It is the start of a brand new year with brand new goals and expectations. Some of us parents may have a target list of sorts to keep check on our children’s learning progress. Maybe your checklist for your child is something like this:
  •      Able to read
  •      Able to count until 100
  •      Able to add and subtract
  •      Able to write
  •      Able to spell

The list goes on. While ensuring that all these skills are in place is important, the best thing you could do for your child in this period of preparation is to cultivate a love for learning.
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It is one thing for your child to be able to read, write, spell, and listen when the situation calls for it. It is, on the other hand, an entirely different attitude, for your child to want to learn. To want to ask questions, want to read, want to do his/her homework, want to do more than what is required.
There are many factors affecting the attitude towards learning. One of which is motivation.
According to Chan and Ahern (cited in Paras & Bizzocchi, 2005), “When people are intrinsically motivated to learn, they not only learn more, they also have a more positive experience.” The ARCS model, developed by John M. Keller identifies 4 essential components of motivation. *Coloured text are added points
[A]ttention strategies for arousing and sustaining curiosity and interest
  • Leaners are more motivated when materials taught are intriguing and when it sparks their curiosity
  • Design interesting activities or conduct simple science experiments together
  • Here’s a link to an interesting list of fun science experiments for children (http://www.sciencekids.co.nz/experiments.html)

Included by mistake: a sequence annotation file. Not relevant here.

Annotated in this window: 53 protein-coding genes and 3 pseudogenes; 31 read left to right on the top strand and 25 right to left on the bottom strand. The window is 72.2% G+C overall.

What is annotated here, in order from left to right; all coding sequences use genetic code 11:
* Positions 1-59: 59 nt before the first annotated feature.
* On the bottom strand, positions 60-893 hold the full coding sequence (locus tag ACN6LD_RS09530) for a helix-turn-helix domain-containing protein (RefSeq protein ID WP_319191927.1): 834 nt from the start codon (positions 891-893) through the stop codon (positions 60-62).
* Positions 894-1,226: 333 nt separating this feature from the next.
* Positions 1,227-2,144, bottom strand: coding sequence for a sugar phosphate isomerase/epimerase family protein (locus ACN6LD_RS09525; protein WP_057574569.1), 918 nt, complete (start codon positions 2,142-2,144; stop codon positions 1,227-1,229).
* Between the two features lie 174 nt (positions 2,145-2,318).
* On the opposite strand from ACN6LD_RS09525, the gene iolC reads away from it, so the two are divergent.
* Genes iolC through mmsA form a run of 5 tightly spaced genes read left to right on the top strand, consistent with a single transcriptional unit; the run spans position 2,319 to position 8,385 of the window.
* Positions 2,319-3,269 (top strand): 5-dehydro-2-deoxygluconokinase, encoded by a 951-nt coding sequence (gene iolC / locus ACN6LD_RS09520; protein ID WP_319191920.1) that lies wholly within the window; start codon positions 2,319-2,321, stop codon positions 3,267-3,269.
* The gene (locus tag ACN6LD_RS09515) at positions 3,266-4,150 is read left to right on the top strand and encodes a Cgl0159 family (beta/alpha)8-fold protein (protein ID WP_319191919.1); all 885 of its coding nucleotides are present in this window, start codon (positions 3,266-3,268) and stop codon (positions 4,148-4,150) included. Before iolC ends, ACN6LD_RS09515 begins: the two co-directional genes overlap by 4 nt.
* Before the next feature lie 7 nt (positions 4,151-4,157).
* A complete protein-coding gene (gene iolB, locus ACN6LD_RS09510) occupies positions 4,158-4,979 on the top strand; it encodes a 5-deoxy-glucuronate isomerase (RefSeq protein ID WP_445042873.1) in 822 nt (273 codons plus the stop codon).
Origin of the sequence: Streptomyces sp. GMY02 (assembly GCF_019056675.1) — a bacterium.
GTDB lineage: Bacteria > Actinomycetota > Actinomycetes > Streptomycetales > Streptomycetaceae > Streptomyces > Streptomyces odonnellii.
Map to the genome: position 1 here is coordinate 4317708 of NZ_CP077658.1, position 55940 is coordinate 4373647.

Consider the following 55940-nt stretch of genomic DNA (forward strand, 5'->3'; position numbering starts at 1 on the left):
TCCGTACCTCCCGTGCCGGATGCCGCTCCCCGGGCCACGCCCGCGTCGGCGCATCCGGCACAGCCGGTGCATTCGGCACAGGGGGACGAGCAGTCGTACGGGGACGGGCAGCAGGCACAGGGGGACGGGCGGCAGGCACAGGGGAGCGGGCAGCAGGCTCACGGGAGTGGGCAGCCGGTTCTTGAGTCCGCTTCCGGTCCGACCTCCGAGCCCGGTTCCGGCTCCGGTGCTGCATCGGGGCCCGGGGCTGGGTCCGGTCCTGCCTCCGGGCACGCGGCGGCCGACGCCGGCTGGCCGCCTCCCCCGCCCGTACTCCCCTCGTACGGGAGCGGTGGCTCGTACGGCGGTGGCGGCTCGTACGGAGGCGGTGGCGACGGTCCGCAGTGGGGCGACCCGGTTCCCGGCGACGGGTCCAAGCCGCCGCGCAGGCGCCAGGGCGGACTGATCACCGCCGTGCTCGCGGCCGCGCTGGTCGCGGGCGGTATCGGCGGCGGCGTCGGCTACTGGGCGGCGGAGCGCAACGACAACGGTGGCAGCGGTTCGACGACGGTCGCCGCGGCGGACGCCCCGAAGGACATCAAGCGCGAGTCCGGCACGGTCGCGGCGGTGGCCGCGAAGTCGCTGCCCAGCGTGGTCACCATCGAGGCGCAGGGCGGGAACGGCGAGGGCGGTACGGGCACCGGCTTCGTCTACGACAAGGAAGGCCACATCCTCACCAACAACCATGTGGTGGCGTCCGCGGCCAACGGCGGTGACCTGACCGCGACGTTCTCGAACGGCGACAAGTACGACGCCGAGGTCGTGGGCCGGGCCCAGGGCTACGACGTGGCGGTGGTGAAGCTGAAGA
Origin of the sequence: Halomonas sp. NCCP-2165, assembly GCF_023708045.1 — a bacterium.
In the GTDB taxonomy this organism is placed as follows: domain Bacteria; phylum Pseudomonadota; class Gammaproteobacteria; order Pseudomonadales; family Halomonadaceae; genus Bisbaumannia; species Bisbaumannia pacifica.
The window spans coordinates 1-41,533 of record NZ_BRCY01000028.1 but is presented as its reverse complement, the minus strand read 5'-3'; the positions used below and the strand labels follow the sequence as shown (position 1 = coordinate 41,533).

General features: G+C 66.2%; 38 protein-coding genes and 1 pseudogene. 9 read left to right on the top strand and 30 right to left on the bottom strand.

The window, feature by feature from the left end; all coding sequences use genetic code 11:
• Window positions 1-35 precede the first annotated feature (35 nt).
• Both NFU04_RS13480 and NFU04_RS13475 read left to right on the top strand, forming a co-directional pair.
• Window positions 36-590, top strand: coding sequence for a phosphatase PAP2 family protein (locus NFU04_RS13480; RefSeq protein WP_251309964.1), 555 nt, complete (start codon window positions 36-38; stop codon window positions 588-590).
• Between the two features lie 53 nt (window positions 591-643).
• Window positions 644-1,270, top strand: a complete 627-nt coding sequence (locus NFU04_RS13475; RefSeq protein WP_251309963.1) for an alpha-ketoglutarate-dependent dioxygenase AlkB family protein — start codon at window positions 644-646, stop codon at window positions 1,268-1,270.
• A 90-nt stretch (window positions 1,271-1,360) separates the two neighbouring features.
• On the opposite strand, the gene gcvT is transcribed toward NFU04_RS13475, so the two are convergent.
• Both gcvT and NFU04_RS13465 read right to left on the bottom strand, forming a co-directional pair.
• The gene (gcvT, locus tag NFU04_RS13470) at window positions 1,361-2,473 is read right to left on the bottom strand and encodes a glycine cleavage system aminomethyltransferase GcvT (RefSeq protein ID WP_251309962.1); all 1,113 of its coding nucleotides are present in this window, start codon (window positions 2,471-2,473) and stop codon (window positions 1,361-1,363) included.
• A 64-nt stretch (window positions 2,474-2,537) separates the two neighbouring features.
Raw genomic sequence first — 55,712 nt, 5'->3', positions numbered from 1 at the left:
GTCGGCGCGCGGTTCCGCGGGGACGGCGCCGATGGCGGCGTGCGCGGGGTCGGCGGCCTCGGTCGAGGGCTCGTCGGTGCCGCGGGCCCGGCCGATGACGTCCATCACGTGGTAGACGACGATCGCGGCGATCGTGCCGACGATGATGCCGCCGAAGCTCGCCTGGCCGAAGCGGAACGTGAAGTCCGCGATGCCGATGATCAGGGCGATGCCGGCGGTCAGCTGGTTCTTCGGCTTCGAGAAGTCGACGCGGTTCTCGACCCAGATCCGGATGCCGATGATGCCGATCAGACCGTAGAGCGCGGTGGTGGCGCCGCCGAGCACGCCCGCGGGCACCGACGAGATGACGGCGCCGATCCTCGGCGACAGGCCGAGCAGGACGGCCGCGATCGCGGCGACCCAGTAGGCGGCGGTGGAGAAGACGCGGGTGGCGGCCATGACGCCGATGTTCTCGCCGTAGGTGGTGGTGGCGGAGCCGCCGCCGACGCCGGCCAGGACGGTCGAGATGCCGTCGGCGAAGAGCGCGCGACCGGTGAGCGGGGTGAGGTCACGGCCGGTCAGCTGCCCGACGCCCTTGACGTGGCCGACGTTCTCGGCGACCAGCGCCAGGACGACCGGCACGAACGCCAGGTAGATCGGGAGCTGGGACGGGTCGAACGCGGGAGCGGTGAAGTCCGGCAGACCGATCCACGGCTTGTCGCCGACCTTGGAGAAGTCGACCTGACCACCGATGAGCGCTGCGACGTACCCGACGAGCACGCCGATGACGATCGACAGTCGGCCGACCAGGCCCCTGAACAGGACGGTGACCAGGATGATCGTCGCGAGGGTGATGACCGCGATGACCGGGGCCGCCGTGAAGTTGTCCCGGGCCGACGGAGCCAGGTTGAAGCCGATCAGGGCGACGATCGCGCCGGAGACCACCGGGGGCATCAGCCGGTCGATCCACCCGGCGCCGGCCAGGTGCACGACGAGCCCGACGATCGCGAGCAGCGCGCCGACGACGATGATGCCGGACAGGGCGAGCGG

[R]elevance strategies that link learners’ needs, interests and motives
  • Learners are more motivated when goals of learning are clearly defined and aligned with learners’ interests
  • Find out what are your child’s interest and design a lesson revolving his/her interest (eg. If your child enjoys drawing, design a lesson that requires your child to draw new vocabulary or drawing pictorial words to learn spelling)
(Picture Credit: http://media.wnyc.org/media/photologue/photos/cache/07_words_into_pictures_storyslide_image.jpg)
  • Before starting any activity with your child, let the child know the objectives of doing the activity (to expand vocabulary list, to learn spelling of new words etc.)
[C]onfidence strategies that help students develop a positive expectation for successful achievement
  • Learners are motivated when challenge is balanced in such a way that the learning process is neither too easy as to bore the learner, or too difficult such that success seems impossible
  • Set age appropriate activities for your child, even in terms of selecting assessment books and other enriching materials
  • When a child deems a question as difficult, yet is able to complete it, he/she gains learning success which increases his/her self-efficacy
  • With increased self-efficacy, the child would have the confidence to attempt other difficult questions
  • Zimmerman (2000) stated that, “self-efficacy has emerged as highly effective predictor of students’ motivation and learning.”
[S]atisfaction strategies that provide extrinsic and intrinsic reinforcement for effort
Preparation for primary school doesn’t have to be bothersome and tiring for both you and your child. It is a win-win situation when you enjoy designing creative (and fun!) activities and when your child enjoys doing them!
References
Paras, B. & Bizzocchi, J. (2005). Game, Motivation, and Effective Learning: An Integrated Model for Educational Game Design. 2005 Conference: Changing Views–Worlds in Play. Retrieved from http://www.summit.sfu.ca
Zimmerman, B. J. (2000). Self-Efficacy: An Essential Motive to Learn. Contemporary Educational Psychology 25, 82-91. Retrieved from http://www.unco.edu/cebs/psychology/kevinpugh/motivation_project/resources/zimmerman00.pdf